To help Bristol rediscover and understand our history, how that history led to us to becoming the city we are, so we are better equipped to decide who we want to become. Bristol’s story is made up of a dynamic interplay of class, race and gender, ambition, internationalism and the struggles for equality. Our history includes the growth of education, the struggles of workers for better pay and working conditions, and Chartists and suffragettes campaigning for emancipation. Our story includes wars, protests, slavery and freedom and migration. Crucial to our heritage has been the harbour and the docks, manufacturing and industry, research and innovation, transport, slum clearances, housing, gentrification and faith. It’s a story of complexity where we live with difference. It’s a story of contradiction where the city is in constant change but people experience the change differently.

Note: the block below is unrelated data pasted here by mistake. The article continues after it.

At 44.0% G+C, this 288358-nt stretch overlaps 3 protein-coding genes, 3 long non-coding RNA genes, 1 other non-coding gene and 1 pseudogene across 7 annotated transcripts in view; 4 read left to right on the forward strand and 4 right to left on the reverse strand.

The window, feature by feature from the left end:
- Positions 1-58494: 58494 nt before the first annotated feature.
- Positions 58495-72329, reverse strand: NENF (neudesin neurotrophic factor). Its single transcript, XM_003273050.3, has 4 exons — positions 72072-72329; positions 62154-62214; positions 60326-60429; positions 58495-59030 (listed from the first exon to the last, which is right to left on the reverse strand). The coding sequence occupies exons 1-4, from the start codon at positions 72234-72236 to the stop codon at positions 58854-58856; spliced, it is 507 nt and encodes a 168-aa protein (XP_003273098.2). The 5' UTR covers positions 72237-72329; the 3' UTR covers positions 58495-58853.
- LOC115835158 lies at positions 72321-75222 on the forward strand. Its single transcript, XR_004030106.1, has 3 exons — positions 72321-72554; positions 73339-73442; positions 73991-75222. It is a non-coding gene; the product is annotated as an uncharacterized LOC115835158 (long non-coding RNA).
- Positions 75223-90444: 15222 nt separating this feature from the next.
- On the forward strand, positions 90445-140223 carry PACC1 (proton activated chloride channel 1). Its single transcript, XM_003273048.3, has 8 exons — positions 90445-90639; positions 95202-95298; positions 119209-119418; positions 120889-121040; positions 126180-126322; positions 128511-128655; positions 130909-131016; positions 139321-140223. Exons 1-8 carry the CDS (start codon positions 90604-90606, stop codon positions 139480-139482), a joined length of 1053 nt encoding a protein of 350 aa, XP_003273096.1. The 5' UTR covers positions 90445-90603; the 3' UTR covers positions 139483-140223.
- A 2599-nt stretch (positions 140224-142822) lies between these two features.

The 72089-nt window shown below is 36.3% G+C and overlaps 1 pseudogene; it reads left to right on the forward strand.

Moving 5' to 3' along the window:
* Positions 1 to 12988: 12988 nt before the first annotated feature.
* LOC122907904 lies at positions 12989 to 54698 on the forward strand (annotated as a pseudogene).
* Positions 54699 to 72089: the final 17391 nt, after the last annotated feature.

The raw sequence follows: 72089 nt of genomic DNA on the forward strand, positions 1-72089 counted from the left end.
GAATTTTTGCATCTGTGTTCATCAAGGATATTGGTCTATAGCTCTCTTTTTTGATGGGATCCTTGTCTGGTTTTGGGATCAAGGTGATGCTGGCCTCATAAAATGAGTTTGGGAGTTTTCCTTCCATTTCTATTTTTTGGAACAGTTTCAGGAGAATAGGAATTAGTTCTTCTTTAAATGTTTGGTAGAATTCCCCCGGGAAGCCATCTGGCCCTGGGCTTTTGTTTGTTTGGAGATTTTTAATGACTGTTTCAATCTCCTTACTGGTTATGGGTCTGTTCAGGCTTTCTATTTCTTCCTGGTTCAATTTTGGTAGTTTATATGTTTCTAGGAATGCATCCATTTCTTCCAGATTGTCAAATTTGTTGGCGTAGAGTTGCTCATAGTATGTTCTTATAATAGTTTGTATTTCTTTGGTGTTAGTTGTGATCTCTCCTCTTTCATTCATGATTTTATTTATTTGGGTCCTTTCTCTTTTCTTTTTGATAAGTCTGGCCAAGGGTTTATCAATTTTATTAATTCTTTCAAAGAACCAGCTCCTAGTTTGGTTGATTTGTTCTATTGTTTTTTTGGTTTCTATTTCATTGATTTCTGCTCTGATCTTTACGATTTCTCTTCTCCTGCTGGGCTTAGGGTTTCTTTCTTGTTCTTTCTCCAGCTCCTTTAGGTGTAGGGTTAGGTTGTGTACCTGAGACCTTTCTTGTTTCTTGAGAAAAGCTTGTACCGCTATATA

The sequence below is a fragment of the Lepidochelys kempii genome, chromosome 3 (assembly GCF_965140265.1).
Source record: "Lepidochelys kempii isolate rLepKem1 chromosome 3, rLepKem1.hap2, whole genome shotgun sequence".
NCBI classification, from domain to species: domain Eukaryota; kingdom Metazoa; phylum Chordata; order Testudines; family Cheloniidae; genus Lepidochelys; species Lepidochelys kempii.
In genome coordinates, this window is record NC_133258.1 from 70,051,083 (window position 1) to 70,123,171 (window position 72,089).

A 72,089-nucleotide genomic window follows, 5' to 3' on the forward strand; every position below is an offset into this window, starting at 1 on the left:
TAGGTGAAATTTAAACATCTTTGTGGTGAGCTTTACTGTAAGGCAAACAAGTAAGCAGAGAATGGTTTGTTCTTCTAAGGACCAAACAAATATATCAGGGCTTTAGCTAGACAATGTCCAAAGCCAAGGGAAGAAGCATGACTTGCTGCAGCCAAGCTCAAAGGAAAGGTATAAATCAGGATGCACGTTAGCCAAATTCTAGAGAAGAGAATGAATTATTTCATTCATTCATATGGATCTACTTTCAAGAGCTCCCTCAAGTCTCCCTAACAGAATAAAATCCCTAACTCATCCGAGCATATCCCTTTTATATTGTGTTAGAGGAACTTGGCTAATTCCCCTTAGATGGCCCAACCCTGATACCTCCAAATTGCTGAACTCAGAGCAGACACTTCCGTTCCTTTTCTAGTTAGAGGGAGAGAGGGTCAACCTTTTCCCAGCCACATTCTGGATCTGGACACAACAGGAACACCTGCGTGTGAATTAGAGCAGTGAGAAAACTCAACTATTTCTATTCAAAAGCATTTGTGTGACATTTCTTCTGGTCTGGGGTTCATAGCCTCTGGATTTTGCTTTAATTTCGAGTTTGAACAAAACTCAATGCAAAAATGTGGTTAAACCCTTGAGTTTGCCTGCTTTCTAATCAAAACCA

The legacy commission continues with its agreed aims. 

The commission will engage with all interested parties, and I am sure the BRHG will be one.

Kind regards,

[MR signature for letters] Marvin Rees Mayor of Bristol

A few things that are apparent from this largely unsatisfactory answer is that the History Commission is Marvin’s committee, it is has been selected undemocratically and without transparency and its recommendations are subject to his decision, and his alone, before entering the “existing democratic process”.

Consequently, after discussion BRHG resent the original letter on 24th September with this e-mail:

RE History Commission

Dear Mr Rees